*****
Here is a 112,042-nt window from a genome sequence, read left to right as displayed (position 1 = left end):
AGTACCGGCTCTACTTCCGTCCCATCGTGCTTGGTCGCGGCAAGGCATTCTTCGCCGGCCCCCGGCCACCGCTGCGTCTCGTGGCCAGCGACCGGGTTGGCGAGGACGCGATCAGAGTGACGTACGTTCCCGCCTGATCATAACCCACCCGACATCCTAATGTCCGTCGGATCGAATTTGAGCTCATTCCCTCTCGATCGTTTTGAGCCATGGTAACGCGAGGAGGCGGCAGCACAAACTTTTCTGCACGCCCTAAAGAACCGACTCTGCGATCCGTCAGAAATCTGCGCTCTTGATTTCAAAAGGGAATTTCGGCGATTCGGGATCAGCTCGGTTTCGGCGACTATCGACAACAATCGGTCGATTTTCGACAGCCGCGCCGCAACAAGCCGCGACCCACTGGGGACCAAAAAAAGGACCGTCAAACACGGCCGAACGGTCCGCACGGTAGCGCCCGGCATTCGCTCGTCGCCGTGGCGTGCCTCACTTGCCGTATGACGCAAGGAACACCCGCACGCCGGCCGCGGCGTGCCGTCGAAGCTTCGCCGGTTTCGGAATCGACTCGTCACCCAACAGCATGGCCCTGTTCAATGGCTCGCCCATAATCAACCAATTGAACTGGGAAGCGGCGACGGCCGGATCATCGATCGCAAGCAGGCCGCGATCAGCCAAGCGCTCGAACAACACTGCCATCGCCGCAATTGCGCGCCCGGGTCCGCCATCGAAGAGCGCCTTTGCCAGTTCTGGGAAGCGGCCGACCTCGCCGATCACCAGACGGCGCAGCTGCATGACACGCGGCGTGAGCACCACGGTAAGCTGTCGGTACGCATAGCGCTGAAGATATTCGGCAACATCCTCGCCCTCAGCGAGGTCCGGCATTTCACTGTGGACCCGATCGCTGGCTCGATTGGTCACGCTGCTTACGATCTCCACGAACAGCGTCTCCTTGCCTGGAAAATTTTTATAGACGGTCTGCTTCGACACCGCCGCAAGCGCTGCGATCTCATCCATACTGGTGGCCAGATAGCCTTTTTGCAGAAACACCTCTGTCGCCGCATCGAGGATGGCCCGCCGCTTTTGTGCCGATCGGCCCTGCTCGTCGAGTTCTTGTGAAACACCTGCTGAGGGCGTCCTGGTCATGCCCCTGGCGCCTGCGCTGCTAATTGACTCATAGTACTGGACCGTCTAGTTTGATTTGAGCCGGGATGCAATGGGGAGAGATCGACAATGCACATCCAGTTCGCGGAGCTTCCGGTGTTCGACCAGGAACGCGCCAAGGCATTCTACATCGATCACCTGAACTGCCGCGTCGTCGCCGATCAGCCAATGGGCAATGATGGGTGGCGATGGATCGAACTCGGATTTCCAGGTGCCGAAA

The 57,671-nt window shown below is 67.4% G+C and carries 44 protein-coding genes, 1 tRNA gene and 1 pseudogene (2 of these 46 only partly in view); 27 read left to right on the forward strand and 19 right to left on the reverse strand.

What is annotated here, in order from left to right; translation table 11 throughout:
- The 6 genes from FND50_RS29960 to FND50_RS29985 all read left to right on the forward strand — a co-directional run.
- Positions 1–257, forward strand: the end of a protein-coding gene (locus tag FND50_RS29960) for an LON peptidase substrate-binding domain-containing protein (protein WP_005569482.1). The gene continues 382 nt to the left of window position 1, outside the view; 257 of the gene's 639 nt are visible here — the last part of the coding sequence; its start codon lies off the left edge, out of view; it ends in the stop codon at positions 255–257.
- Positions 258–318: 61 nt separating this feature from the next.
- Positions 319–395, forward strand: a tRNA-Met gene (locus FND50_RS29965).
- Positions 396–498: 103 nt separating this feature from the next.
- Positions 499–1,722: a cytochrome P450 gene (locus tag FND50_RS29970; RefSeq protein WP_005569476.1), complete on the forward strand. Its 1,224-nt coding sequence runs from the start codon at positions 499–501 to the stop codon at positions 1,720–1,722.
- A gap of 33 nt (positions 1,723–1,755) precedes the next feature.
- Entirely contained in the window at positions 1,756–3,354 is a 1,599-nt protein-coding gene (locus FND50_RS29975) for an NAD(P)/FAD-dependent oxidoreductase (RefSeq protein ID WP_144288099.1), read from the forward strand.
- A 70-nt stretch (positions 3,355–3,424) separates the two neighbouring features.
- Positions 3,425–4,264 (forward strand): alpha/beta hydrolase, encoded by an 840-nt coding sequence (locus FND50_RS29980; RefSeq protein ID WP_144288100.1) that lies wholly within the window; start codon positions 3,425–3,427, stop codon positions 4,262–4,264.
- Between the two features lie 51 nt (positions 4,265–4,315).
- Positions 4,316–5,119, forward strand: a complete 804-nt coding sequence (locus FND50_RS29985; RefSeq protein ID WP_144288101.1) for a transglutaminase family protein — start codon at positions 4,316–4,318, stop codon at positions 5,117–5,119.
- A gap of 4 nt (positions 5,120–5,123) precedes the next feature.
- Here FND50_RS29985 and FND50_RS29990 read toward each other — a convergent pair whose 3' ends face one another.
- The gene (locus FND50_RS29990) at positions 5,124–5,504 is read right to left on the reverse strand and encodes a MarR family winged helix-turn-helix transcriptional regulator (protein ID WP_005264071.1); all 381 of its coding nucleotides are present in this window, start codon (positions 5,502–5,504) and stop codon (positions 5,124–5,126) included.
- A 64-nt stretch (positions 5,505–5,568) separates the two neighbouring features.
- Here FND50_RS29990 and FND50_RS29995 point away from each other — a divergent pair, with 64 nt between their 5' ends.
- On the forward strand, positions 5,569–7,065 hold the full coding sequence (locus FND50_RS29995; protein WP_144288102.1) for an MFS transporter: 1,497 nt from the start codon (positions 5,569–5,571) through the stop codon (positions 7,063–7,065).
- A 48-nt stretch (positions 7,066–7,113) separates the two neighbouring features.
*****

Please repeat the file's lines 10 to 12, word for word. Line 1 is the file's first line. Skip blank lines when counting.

- Positions 499–1,722: a cytochrome P450 gene (locus tag FND50_RS29970; RefSeq protein WP_005569476.1), complete on the forward strand. Its 1,224-nt coding sequence runs from the start codon at positions 499–501 to the stop codon at positions 1,720–1,722.
- A gap of 33 nt (positions 1,723–1,755) precedes the next feature.
- Entirely contained in the window at positions 1,756–3,354 is a 1,599-nt protein-coding gene (locus FND50_RS29975) for an NAD(P)/FAD-dependent oxidoreductase (RefSeq protein ID WP_144288099.1), read from the forward strand.